Bring it with you and don’t be shy about it. Make sure it’s one that has games played by position last year so that you can consult it in a hurry.
 
List of everyone’s rosters

You can fill in the keepers beforehand. Make sure you have pens and a calculator, and keep track throughout the draft. Knowing another owner’s maximum bid, and their remaining needs, couldn’t be more crucial. True story: Two owners wanted Rafael Betancourt last year and both had a maximum bid of nine bucks. One owner, thinking he’d “save a buck,” bid only eight. The other owner bid nine. The owner who tried to save a buck got second place and would’ve won with Betancourt instead of Hong-Chih Freaking Kuo.
 
One good luck charm

My family has been tearing the house apart looking for DunKenn, a basketball-playing ear of corn I got in a Happy Meal in 1993. He’s been with me at every draft since. This picture was taken a few weeks ago, but he hasn’t been seen since. There is a reward if found.
 
Know your rookies

Find a website you trust and spend a day or two learning about the prospects. Mark big stars next to the guys you like. Tattoo the name “Anthony Rizzo” inside your forehead, for example, just like Sveum surely has. Sure, you might get snide comments for picking Addison Reed when no one else had heard of him. The snidest comments will be from the guy who just wasted a roster spot on Aaron Miles.
 
Sleep

Don’t stay up drinking or even preparing for the draft. Get to sleep. Draft day is not for the weary.
 
Don’t have children

Oh, they’re great and all that, but they take time away from fantasy. And definitely try to not have them born in March while you’re trying to prepare. (In an unrelated note, happy first birthday, Evan Ruby!) 
 
 
Note: This article originally appeared on ChicagoSideSports.com

Stick a fork in the Cardinals

As a Cubs fan living in Cincinnati, I’m always amused that I’m the beat writer for another NL Central team, the Cardinals.  Given that I’m supposed to  hate the Redbirds, I tend to be overly-negative of them every spring and feel like they have too many holes to compete. I turned out to be right last year.

This year I was even more dubious. The Cards were basically counting on David Freese, Lance Berkman, Colby Rasmus, Skip Schumaker, Ryan Theriot, and Yadier Molina to be better than last year, for Ryan Franklin to somehow continue to be a good closer, and for Jamie Garcia (who I like, but his WHIP isn’t so great), Jake Westbrook, and the abysmal Kyle Lohse to be 60|PERCENT| of the rotation.  Oh, and they had to avoid the distractions of Albert Pujols and his contract mess.  Still, with the 1-2 punch of Pujols and Matt Holliday in the offense and Chris Carpenter and Adam Wainwright in the rotation, this looked like a team that could win about 84 games, which might be enough in the NL Central, but I wouldn’t bet on it.

Now comes the news today that Adam Wainwright will certainly have Tommy John surgery.  A starter who couldn’t even beat out Lohse (take your pick: Lance Lynn, Adam Ottavino, P.J. Walters, Ian Snell, Raul Valdes, Brian Tallet, and various has-beens and free agents) is now going to be filling the shoes of one of the most valuable pitchers in the league.  The Post-Dispatch is pushing Kyle McClellan, who is probably the best of a bad lot, but that would put a big hole in their bullpen, where he was quite valuable last year.

The Cardinals have already lost key reserve Nick Punto until at least May, and Jim Edmonds retired a week ago. The fourth outfielder (and keep in mind this is on a team in which Berkman, who can’t hit lefties anymore, is supposed to be an every-day outfielder) looks like Jon Jay or Allen Craig.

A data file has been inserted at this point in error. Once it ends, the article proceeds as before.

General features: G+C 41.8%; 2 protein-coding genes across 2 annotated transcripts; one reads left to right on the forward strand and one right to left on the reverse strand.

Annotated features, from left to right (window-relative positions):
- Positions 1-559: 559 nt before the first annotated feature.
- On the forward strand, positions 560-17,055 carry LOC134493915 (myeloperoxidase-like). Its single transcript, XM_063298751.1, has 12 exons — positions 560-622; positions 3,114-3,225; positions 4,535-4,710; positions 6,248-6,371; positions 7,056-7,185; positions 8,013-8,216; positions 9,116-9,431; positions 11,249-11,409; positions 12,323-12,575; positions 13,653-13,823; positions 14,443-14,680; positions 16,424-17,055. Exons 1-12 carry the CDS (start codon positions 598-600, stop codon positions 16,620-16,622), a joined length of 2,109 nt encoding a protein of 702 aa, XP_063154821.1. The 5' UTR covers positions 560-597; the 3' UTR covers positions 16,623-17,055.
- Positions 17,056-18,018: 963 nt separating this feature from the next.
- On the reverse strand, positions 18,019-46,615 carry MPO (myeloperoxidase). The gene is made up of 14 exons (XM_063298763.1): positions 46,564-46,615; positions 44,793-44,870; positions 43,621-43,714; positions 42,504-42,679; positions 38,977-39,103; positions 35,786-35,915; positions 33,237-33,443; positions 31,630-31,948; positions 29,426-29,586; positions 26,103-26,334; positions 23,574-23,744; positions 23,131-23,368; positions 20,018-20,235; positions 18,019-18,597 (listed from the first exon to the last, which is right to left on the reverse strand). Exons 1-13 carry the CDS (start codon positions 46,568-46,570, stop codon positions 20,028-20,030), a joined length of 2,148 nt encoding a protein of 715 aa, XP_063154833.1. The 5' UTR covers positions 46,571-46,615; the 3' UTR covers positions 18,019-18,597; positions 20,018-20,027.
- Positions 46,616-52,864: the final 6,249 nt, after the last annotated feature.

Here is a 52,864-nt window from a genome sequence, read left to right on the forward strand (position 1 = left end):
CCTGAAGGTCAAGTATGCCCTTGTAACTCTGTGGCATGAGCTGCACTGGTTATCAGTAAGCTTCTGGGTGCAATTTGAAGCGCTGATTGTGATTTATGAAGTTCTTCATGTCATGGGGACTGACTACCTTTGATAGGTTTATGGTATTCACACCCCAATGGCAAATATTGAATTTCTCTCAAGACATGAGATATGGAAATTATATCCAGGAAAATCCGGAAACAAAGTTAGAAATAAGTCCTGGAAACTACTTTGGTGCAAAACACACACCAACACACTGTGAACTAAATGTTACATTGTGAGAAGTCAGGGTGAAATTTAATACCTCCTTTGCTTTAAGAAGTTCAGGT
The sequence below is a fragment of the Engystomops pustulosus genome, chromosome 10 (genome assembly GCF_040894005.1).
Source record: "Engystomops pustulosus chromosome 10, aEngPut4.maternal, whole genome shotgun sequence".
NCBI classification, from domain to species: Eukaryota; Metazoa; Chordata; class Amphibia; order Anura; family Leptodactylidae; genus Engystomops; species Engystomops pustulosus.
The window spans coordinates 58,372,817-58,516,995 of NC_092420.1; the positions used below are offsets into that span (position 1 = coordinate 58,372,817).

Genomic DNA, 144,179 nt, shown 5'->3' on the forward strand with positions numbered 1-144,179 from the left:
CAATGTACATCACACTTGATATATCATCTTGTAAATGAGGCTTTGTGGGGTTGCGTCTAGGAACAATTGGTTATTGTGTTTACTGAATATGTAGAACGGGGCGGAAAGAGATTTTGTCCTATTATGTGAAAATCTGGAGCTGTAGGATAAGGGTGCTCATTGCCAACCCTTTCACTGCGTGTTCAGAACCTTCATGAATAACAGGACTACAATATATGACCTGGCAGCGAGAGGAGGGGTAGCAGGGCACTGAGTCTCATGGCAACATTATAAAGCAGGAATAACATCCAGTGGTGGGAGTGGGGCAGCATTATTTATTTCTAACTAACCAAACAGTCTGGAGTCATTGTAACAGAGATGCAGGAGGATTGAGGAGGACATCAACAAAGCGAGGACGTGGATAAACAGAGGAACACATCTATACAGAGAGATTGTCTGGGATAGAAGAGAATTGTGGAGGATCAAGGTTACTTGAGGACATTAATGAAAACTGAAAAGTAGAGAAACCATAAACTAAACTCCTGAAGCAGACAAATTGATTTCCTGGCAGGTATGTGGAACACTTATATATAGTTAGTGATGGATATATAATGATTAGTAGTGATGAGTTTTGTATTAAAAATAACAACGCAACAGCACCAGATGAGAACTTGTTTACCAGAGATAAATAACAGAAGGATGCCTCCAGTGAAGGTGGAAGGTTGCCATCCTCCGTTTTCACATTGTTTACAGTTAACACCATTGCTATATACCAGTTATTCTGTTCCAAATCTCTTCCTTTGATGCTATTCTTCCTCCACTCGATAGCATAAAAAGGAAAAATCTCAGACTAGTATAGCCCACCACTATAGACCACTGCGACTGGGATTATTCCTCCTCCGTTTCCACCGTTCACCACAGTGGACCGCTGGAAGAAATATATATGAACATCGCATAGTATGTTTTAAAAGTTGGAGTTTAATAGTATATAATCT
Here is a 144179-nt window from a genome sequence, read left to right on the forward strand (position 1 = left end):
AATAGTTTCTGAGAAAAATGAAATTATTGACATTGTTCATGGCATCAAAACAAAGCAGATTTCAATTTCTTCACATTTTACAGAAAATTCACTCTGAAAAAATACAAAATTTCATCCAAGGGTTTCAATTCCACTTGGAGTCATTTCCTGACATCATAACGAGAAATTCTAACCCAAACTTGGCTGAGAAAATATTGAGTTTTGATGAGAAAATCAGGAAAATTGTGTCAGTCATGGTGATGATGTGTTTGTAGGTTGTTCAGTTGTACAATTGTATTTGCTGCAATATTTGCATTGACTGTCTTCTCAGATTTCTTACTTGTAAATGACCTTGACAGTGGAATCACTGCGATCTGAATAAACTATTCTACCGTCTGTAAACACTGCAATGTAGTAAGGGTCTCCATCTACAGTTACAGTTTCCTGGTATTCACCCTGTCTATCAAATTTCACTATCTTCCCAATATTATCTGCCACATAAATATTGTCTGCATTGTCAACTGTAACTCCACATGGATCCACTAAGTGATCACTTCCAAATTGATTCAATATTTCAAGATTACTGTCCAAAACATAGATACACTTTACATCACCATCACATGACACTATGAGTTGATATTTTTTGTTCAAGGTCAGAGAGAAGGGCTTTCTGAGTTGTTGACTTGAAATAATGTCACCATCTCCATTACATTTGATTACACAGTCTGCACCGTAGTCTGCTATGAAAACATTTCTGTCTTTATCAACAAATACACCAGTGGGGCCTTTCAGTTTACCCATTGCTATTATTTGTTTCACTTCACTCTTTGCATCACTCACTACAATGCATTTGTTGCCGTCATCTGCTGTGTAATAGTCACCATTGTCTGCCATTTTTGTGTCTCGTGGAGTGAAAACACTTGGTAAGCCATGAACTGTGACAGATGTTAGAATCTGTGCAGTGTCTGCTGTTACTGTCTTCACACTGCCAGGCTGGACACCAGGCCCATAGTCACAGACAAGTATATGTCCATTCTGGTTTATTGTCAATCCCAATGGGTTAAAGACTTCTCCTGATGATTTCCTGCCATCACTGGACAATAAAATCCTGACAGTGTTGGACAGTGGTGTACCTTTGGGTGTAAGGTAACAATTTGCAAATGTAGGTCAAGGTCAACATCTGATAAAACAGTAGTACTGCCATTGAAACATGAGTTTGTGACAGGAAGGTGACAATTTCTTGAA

With all of the turmoil already, if the Cardinals get off to a bad start, do they actually trade Pujols? I’ve seen some rumors of Carpenter to the Yankees, though that’s probably just wishful thinking on the part of Yankees fans.  This team is hanging by a thread right now, and it would not be crazy to see a total collapse and the end of the Tony La Russa era.  And the Albert Pujols era.  I’m not going to dance on their grave just yet, but I can think of a really nice coffin.

Will the Heat go 82-0?

I know Miami now has the new “Big 3,” but I just don’t see how this team works together. They have to count on guys saying “hey, I wanna get in on this! I’ll take the minimum to play with them.” I just don’t know if that’s going to happen.

Who takes the last shot?

What happens to Michael Beasley?

Does Mario Chalmers become Rajon Rondo?

How long does it take to get another championship in Miami? One year? Two years? Never?

What is a Perfect Game Really Worth Anyway?

Jason Donald was out.  Joyce got the call wrong.  He acted classy in admitting it.  Armando Galarraga was very classy in not making a big deal about it.  That’s all known.

But really, what is the big deal here?  Galarraga, in his heart, knows he threw a perfect game (some joked that he had the first 28-batter perfect game).  It was the 27th out, which makes it even more black-and-white (if this gaffe were in the fourth inning, one could make the argument that the course of history would have changed and who would know if he’d retire everything else).  The fans know they saw a perfect game.  Hell, even the players think it was a perfect game.

So what are we missing here?  The great celebration on the field?  The non-stop cheering from the crowd? Galarraga’s name in a record book?  Sure, those are all tangible things, and I’m sure many will feel cheated, but  the Tigers still won and Galarraga can be satisfied in knowing it wasn’t his fault or the fault of a teammate what happened.  Like I said, he knows he threw a perfect game – isn’t that enough?  Maybe I’m just being naive.

As for "The Call" (and it should be capitalized), I keep thinking of Joyce as the worst kid on the little league team in a clutch situation – "Please don’t hit it to me.  Please don’t hit it to me."  He surely knew it was batter #27, and if I were him, I’d be thinking "anywhere close and it’s an out.  Out, out, out, out, out, out, out, out."  How "safe" came from him in that situation is the most baffling thing to me.

Also: Donald.  At what point today (and maybe it’s already started), does the backlash against him begin?  "It’s an unwritten rule that if you’re the 27th batter in a perfect game that you don’t run hard to first!"  Someone will say it, and while I don’t believe that b.s., I guess I’ll be the first anyway.

They’re all gonna laugh at you!

I was just looking at the league-leading pitchers in the NL, and I came up with the "All-Everyone-Will-Laugh-At-You" pitching staff.  If you had bought these pitchers on draft day, and presumably spent your other 225 bucks on offense, you’d be dominating your league.  Just for poops and giggles:

Ok, so the strikeouts (155) could be a little higher, but considering how much you paid, that’s nice.  This group, which everyone would have laughed at unless the league is VERY deep, has so far produced  19 wins, 18 saves, a 1.45 ERA, and a 1.00 WHIP.

Yeah, it’s early, and many of these guys will stink before the year is out, but it’s interesting.